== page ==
Deforestation and Forest Degradation in the Tropics

Nutrient mining, surface sealing, pollution, biodiversity loss, compaction, landslides

Tropical forests play an important role in maintaining biodiversity and providing ecosystem services, such as nutrient cycling, controlling soil erosion and flooding, providing food and water and regulating diseases. Tropical forests are home to indigenous populations and fulfil essential socio-economic functions such as spiritual and recreational benefits. At global scale, tropical forests are an essential factor for regulating climate and the carbon balance. Although rates of global deforestation have decreased during the past 25 years, the loss of forest in tropical regions remains a serious concern. For example, deforestation in Brazil since 2015 has surged due to a relaxation (and/or reversal) of environmental policies. In addition, there has been severe forest degradation (e.g. selective logging, wildfires, road-building, loss of connectivity, etc.) over very large areas, perhaps even larger than the area of deforestation.
Of particular concern is the loss of primary and old-growth forests. The magnitude of natural forest loss is often not fully reflected in forest area figures at national or regional scales, as it may be counterbalanced by an increasing area of industrial tree plantations (e.g. Eucalyptus, Acacia, Rubber). Although essential for satisfying the timber demand of an increasing population and potentially reducing pressure on remaining natural forests, most forest plantations in many aspects cannot compete with ecosystem services of natural tropical forests.
The main driver of forest loss in the tropics is the conversion of forest to agricultural land, and particularly to cash crop plantations (e.g. soybean, oil palm plantations). Forest loss to fuel is increasing, especially in Africa’s large cities, where charcoal is the preferred household cooking fuel. It is this urban wood fuel demand, rather than rural demand, that drives deforestation. But also urban extension and the building of new infrastructure, including hydroelectric dam or road construction, play an important role. Road construction exposes previously inaccessible areas to deforestation and degradation. Vulnerable tropical forest ecosystems are affected, like mangrove and peat swamp forests, which are often replaced by shrimp farms and oil palm plantations, respectively. Main causes for forest degradation are unsustainable forest management, particularly excessive logging practices, excessive extraction of firewood (e.g. charcoal), shifting cultivation, over-grazing or uncontrolled burning. The replacement of natural forests by industrial tree plantations may be seen as a deterioration of forest ecosystems.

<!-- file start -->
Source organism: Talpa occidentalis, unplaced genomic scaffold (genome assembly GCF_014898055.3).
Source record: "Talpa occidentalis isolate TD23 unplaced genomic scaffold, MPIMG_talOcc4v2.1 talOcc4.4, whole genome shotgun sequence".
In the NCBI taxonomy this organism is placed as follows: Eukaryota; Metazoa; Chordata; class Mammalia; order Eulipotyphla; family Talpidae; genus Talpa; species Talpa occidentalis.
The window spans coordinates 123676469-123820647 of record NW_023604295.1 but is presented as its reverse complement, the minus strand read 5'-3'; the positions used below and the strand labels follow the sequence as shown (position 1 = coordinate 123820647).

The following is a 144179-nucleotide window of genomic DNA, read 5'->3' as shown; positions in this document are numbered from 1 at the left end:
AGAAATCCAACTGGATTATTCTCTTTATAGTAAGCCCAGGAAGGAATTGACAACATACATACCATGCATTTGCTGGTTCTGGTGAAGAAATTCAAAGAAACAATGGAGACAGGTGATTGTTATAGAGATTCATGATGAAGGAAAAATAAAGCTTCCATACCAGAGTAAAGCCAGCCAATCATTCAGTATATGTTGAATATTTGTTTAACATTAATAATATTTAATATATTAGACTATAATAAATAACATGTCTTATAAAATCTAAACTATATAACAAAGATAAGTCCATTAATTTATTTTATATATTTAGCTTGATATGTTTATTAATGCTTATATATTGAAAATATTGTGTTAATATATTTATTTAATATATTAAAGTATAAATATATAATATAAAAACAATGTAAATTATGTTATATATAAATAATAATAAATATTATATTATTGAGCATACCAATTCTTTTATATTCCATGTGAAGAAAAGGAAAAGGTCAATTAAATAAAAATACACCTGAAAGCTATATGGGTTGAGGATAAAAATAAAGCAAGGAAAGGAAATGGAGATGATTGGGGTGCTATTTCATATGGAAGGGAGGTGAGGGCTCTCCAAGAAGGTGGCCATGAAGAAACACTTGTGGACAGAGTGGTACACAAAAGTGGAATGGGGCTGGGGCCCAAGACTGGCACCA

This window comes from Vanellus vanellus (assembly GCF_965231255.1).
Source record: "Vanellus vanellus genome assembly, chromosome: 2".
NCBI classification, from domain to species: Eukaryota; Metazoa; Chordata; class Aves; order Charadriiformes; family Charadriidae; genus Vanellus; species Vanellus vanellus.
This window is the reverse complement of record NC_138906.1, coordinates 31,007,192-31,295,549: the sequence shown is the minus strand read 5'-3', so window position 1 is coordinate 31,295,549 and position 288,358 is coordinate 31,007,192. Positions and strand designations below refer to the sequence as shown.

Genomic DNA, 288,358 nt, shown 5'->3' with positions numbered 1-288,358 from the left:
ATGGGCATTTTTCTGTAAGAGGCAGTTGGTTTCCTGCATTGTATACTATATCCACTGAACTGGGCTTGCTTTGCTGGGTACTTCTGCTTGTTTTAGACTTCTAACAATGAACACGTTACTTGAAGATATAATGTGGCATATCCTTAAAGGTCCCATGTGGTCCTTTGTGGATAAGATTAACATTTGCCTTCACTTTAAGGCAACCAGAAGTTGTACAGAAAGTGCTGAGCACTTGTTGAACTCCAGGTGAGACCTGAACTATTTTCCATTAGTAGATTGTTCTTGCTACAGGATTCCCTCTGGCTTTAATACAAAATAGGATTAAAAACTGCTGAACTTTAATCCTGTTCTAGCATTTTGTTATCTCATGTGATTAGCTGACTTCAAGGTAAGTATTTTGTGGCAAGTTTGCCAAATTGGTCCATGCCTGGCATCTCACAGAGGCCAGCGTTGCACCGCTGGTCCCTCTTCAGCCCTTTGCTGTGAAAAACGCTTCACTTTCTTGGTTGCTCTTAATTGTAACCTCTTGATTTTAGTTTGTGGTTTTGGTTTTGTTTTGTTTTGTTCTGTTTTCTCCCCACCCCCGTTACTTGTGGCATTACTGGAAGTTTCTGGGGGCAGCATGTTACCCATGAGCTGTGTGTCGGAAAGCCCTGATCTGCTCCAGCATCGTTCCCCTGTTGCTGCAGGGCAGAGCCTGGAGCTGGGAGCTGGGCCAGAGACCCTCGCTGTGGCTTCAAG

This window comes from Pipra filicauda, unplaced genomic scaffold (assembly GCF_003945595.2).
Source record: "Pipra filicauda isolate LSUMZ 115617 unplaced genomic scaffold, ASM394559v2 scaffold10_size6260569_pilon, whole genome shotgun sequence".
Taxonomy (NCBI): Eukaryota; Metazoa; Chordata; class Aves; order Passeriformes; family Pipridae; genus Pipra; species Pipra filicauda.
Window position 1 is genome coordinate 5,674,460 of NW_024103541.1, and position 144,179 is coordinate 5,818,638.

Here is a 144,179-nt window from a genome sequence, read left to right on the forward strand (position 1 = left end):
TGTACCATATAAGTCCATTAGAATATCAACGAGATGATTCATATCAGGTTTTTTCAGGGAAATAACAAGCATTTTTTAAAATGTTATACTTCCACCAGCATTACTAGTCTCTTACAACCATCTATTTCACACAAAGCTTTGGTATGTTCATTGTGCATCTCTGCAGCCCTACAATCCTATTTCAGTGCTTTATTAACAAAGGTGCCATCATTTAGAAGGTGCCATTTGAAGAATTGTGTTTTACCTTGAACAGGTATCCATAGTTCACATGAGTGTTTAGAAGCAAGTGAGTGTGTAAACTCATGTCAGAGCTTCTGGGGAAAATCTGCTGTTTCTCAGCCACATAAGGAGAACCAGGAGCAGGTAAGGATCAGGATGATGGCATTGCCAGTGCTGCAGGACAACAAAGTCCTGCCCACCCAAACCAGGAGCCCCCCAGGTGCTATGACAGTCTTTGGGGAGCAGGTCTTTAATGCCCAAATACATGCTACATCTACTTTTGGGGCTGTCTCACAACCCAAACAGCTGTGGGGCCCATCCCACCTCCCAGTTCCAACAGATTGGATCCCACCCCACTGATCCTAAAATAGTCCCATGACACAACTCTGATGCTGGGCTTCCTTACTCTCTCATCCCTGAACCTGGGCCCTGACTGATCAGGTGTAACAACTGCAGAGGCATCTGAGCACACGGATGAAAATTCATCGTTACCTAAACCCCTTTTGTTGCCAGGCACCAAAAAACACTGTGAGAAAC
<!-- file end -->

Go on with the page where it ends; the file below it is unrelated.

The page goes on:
For the period 2000 to 2010 the net loss of tropical forest cover was estimated at about 59 million hectares, based on satellite image analysis of more than 4 000 sample sites, systematically distributed across the tropics. The forest area actually affected by change is even better reflected by the figure of gross forest loss, reaching about 76 million hectares. At regional levels, loss of tropical forest has been highest in Central and South America (39 million ha), followed by South and South- East Asia and Africa, both with about half of that amount.
Emissions related to forest change
Tropical rain forests hold large amounts of biomass, reaching in humid ecological zones up to 680 tonnes of above-ground biomass per hectare, equivalent to about 380 tonnes of carbon per hectare. This amount of carbon, together with soil carbon, is released when these forests are converted to other land uses, particularly when burnt to clear the area. In the case of tropical peat swamp forests, emissions are even higher due to the large amounts of carbon stored in the underground peat layers. Emissions from tropical deforestation and forest degradation are estimated to contribute between 6-17 % to man-made carbon emissions at the global level. For the period from 2000 to 2010, gross carbon emissions from loss of tropical forests and woodlands were estimated to reach about 8.8 billion tonnes, based on average values of biomass estimates from recent global-scale forest biomass studies. Emissions from forest degradation and biomass losses within forests are not yet included in these figures, they may account for as much as 25 % of the total emissions from deforestation and degradation.

Forest cover and forest-cover change estimated for the tropics for the period 2000-2010.
Source: Achard, F., 2014

Forest cover, gross forest loss and related emissions in the tropics.
(a) area of forest cover (yellow) and woodland (green) in million hectares in the tropics in 2010;
(b) annual gross forest cover loss in million hectares in the 1990s (claret) and 2000s (light brown);
(c) annual carbon emissions in the 1990s (light blue) and in the 2000s (dark blue) and respective carbon removals (light yellow and yellow) in million t C /ha.
Source: Achard, F., 2014

Forest conversion in Eastern Kalimantan.
Source: H-J Stibig.

Pattern of forest cover and forest cover change at regional and pan-tropical scales forest cover (top row) and forest cover change (bottom row) as percentage in each sample site (10 km × 10 km) of systematic sample grid (1 deg × 1 deg confluence points). Gross loss of other woodland cover appears in yellow circles, and gross loss from forests appears in orange circles. Range is 0–100 % loss over one decade.
Source: Achard, F., 2014